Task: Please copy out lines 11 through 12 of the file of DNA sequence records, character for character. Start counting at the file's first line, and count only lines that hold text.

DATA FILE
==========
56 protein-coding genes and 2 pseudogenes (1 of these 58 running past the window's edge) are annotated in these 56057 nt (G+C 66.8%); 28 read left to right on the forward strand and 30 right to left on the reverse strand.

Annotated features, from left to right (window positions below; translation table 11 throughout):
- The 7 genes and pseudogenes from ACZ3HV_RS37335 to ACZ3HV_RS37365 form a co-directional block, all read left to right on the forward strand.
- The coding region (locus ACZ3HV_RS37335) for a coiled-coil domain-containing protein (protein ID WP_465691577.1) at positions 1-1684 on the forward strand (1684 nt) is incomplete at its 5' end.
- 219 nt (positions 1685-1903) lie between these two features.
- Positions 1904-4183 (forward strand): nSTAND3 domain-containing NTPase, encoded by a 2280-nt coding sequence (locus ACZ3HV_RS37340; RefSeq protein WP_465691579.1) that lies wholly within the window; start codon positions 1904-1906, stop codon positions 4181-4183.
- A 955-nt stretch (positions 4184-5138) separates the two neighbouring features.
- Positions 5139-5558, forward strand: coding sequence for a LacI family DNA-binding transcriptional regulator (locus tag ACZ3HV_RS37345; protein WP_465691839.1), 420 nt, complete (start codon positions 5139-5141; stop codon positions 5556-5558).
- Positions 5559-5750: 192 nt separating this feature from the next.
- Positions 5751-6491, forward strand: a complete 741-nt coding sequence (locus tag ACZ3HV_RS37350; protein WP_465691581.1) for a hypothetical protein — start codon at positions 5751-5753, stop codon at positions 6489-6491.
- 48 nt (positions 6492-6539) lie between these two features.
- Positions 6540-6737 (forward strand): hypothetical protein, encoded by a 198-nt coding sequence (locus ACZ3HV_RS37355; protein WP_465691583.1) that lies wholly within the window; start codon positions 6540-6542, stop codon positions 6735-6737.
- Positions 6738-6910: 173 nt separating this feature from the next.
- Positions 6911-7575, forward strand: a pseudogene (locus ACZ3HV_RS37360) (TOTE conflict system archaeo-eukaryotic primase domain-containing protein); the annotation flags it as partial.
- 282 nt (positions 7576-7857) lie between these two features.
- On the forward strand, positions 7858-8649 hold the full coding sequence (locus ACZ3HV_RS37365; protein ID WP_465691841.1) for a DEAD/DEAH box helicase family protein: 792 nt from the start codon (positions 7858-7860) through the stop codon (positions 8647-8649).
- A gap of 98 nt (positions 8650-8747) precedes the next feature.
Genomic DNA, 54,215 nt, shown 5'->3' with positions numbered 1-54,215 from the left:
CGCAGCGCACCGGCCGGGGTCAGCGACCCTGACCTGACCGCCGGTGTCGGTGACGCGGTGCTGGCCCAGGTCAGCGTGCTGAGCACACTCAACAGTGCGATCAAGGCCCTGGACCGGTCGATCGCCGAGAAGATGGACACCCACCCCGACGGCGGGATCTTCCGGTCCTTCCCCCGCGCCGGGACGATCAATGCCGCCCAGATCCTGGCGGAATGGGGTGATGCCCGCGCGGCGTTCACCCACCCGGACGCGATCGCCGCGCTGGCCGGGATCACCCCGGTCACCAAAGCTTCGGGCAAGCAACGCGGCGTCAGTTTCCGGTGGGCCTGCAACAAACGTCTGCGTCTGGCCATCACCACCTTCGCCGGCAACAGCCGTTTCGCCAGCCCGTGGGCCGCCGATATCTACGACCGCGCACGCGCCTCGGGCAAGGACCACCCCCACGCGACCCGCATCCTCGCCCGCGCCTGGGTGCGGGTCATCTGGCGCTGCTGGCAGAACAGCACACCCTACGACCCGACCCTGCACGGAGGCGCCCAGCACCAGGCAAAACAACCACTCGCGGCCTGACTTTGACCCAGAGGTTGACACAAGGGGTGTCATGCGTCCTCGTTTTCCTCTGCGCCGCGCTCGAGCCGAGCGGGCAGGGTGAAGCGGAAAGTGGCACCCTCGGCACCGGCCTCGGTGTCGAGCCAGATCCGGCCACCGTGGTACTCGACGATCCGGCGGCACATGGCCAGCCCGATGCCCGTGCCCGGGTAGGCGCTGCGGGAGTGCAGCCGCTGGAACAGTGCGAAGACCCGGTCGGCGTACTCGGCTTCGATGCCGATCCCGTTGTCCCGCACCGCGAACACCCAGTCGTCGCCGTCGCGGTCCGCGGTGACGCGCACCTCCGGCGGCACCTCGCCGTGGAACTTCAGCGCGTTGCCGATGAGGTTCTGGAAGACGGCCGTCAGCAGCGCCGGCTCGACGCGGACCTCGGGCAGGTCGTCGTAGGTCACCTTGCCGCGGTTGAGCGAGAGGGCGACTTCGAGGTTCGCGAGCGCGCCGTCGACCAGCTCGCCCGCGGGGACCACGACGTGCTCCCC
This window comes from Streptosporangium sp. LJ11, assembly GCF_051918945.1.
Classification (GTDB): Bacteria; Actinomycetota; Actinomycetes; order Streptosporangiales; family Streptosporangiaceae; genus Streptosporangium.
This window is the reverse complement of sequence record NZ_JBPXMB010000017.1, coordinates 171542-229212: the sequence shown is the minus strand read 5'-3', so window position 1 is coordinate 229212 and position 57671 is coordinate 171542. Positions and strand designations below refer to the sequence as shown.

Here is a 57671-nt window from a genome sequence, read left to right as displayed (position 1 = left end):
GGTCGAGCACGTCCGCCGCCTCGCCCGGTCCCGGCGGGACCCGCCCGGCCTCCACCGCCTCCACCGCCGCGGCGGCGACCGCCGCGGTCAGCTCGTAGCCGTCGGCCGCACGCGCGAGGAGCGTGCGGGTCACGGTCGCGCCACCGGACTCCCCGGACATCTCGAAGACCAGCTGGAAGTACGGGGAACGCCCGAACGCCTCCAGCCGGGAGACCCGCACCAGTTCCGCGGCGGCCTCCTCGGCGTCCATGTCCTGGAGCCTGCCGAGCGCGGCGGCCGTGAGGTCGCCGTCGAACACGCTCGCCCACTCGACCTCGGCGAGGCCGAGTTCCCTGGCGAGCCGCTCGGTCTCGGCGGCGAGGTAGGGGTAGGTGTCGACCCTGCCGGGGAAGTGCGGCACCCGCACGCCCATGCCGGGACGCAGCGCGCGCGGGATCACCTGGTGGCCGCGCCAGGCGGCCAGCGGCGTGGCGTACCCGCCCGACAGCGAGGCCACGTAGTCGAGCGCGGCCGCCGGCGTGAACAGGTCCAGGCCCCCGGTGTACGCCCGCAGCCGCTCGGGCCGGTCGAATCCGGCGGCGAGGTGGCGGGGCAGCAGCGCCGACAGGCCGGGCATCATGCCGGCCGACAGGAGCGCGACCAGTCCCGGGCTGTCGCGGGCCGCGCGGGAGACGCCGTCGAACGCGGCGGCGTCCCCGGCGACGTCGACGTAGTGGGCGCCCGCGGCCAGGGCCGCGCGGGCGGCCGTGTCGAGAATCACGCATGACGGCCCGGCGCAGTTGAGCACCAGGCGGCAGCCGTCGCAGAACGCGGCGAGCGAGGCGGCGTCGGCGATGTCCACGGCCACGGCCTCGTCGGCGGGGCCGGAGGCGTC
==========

- 48 nt (positions 6492-6539) lie between these two features.
- Positions 6540-6737 (forward strand): hypothetical protein, encoded by a 198-nt coding sequence (locus ACZ3HV_RS37355; protein WP_465691583.1) that lies wholly within the window; start codon positions 6540-6542, stop codon positions 6735-6737.